Computers on a local network are given names so they can be addressed individually without the need to use long, arbitrary strings of digits. Clever sysadmins like to use a theme for those names, and the artificial clans that result can sometimes be quite entertaining. Over the years I've met nets with sets of processors named after semiprecious stones (topaz, agate, opal, ...), kitchen applicances (mixmaster, amana, cuisinart, ...), Shakespearean characters (titania, hamlet, cordelia, ...), dances (polka, waltz, tango, ...), and so forth. When I was on that last LAN, I requested that my CPU be "macabre" — as in "danse macabre", the dance of death. The administrator wrinkled her brow and complied.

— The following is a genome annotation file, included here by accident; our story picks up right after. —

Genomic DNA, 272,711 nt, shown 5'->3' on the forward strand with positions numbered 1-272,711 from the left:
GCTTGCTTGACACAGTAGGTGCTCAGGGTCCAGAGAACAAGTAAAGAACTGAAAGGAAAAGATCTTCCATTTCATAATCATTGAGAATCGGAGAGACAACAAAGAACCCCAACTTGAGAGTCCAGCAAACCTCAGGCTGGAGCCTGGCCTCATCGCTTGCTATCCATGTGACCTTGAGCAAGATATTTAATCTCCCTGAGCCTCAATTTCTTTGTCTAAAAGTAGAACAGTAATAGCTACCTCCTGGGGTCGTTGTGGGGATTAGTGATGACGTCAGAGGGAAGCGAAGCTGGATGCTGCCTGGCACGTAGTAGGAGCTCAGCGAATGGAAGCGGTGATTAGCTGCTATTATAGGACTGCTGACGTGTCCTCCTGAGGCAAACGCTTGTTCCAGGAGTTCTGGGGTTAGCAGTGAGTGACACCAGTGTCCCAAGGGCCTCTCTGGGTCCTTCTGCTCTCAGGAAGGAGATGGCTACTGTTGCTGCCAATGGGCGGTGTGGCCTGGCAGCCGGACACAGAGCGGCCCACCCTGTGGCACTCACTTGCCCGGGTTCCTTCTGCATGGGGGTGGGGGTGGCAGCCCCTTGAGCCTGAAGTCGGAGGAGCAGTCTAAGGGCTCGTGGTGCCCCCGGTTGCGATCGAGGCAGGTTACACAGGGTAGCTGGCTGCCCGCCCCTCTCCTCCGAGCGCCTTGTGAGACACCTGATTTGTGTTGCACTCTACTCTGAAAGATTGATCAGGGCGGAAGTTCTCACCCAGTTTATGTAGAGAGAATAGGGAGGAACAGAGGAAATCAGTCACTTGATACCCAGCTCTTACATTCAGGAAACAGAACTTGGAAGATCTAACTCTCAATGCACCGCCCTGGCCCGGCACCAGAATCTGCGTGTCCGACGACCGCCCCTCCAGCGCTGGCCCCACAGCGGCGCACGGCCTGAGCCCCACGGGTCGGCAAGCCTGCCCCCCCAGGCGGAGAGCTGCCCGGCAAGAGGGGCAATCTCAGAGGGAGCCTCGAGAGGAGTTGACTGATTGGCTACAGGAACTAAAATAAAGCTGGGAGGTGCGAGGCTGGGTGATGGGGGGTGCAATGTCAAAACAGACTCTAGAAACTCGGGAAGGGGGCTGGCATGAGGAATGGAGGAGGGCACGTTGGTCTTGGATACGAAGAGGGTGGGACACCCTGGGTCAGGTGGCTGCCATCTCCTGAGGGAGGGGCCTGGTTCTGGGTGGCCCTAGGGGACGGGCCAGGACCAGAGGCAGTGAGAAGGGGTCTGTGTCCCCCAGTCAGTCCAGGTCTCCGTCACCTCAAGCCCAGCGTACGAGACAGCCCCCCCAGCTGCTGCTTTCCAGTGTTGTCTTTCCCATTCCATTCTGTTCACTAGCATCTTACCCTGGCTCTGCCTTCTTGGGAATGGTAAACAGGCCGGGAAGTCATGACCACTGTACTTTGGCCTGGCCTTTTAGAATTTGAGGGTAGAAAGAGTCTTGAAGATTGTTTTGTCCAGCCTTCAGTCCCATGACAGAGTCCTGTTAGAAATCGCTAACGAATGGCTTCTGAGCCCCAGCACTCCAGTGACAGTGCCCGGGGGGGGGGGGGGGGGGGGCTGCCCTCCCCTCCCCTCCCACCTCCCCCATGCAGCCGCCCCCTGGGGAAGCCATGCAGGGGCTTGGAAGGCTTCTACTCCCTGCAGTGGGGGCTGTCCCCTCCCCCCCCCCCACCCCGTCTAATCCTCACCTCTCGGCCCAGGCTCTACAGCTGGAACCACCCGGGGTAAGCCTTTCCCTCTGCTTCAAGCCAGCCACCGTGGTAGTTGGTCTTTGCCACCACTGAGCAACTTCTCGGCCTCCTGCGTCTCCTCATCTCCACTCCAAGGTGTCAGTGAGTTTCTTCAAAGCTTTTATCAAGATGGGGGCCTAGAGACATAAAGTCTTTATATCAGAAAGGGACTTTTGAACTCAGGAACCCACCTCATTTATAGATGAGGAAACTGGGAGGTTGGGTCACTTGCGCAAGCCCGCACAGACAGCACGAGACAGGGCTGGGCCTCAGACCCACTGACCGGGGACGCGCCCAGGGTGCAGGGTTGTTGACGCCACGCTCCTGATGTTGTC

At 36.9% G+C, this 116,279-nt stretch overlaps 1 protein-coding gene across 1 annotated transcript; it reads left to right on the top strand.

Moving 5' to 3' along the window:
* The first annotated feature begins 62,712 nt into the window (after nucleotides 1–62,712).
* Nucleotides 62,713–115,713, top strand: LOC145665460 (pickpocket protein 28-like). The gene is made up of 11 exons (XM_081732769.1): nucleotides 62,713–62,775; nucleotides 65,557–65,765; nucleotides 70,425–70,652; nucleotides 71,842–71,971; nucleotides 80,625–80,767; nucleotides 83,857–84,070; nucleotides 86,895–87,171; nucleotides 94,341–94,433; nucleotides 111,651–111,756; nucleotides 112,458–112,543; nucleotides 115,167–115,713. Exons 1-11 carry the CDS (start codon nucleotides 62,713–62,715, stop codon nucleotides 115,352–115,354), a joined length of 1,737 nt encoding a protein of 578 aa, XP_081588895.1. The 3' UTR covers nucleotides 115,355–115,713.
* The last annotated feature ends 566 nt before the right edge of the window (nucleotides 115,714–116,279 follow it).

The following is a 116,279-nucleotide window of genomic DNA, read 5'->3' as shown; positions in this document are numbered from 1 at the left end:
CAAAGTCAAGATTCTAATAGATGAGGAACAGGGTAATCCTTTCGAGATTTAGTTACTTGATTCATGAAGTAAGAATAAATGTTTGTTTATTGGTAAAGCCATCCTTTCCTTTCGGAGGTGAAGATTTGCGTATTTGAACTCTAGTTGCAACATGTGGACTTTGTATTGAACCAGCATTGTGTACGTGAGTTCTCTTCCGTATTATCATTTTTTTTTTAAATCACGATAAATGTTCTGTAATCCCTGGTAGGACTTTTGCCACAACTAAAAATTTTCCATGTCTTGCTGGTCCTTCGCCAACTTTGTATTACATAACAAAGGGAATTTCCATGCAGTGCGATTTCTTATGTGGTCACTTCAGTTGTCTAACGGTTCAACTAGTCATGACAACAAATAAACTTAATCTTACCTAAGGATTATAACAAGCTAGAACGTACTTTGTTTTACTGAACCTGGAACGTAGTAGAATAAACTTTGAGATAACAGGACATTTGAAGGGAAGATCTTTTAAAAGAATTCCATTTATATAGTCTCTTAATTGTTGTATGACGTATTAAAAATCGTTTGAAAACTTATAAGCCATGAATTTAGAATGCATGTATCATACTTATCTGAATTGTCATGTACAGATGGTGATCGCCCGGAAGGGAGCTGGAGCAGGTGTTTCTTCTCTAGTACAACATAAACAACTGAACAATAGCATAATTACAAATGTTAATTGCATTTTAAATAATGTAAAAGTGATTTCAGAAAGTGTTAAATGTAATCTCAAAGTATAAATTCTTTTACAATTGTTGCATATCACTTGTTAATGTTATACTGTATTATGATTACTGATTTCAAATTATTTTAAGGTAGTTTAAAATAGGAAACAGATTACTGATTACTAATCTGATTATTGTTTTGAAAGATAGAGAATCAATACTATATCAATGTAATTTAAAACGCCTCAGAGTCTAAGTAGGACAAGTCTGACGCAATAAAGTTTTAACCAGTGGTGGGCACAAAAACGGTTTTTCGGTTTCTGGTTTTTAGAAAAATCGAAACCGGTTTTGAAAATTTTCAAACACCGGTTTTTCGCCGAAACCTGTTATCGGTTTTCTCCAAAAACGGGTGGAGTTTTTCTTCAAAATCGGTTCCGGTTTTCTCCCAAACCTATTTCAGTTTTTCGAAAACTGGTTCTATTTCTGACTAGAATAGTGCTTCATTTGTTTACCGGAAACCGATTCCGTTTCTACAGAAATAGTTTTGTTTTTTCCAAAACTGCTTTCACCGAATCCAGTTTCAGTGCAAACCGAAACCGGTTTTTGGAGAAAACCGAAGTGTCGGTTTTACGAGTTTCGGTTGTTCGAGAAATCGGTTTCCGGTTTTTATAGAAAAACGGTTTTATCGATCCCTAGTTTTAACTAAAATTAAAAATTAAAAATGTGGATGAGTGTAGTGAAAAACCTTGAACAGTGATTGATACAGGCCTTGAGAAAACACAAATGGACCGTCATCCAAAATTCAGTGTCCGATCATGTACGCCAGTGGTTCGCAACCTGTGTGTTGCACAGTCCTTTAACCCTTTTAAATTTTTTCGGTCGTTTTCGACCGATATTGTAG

But my favorite set of host names was described to me a decade or so by Robert Chassell, then of the Free Software Foundation. Boxes on the FSF network, he said, were at times christened after fictional breakfast foods: Apple-Gunkies, Sugar-Bombs, Nutrimat, ...

(see also NamingNames (10 Oct 1999), ParaMode (9 May 2000), TrueNames (16 Oct 2003), ... )

TopicHumor - TopicProgramming - TopicPersonalHistory - 2004-10-12

(correlates: ChatTuringTest, MysteryDot, FutureSymp, ...)